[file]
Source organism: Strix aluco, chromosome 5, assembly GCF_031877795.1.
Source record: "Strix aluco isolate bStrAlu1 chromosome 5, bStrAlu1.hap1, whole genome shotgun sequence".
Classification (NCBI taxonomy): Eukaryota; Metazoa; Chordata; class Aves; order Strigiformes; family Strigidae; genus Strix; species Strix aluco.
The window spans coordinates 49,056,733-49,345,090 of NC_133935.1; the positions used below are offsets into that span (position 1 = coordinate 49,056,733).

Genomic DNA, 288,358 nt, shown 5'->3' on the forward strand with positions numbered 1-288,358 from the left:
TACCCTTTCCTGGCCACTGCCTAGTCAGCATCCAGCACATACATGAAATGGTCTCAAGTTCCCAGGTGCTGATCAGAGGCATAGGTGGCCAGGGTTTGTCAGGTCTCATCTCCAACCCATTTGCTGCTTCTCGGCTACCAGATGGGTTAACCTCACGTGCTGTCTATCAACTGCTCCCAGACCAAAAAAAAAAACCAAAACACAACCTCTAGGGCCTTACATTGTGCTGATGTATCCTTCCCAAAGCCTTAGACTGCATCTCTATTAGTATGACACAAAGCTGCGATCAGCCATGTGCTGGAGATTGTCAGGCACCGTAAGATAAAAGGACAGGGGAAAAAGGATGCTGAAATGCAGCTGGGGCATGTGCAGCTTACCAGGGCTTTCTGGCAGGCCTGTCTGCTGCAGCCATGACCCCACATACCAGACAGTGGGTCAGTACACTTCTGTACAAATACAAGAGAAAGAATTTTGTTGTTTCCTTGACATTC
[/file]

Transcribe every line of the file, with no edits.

Source organism: Strix aluco, chromosome 5, assembly GCF_031877795.1.
Source record: "Strix aluco isolate bStrAlu1 chromosome 5, bStrAlu1.hap1, whole genome shotgun sequence".
Classification (NCBI taxonomy): Eukaryota; Metazoa; Chordata; class Aves; order Strigiformes; family Strigidae; genus Strix; species Strix aluco.
The window spans coordinates 49,056,733-49,345,090 of NC_133935.1; the positions used below are offsets into that span (position 1 = coordinate 49,056,733).

Genomic DNA, 288,358 nt, shown 5'->3' on the forward strand with positions numbered 1-288,358 from the left:
TACCCTTTCCTGGCCACTGCCTAGTCAGCATCCAGCACATACATGAAATGGTCTCAAGTTCCCAGGTGCTGATCAGAGGCATAGGTGGCCAGGGTTTGTCAGGTCTCATCTCCAACCCATTTGCTGCTTCTCGGCTACCAGATGGGTTAACCTCACGTGCTGTCTATCAACTGCTCCCAGACCAAAAAAAAAAACCAAAACACAACCTCTAGGGCCTTACATTGTGCTGATGTATCCTTCCCAAAGCCTTAGACTGCATCTCTATTAGTATGACACAAAGCTGCGATCAGCCATGTGCTGGAGATTGTCAGGCACCGTAAGATAAAAGGACAGGGGAAAAAGGATGCTGAAATGCAGCTGGGGCATGTGCAGCTTACCAGGGCTTTCTGGCAGGCCTGTCTGCTGCAGCCATGACCCCACATACCAGACAGTGGGTCAGTACACTTCTGTACAAATACAAGAGAAAGAATTTTGTTGTTTCCTTGACATTC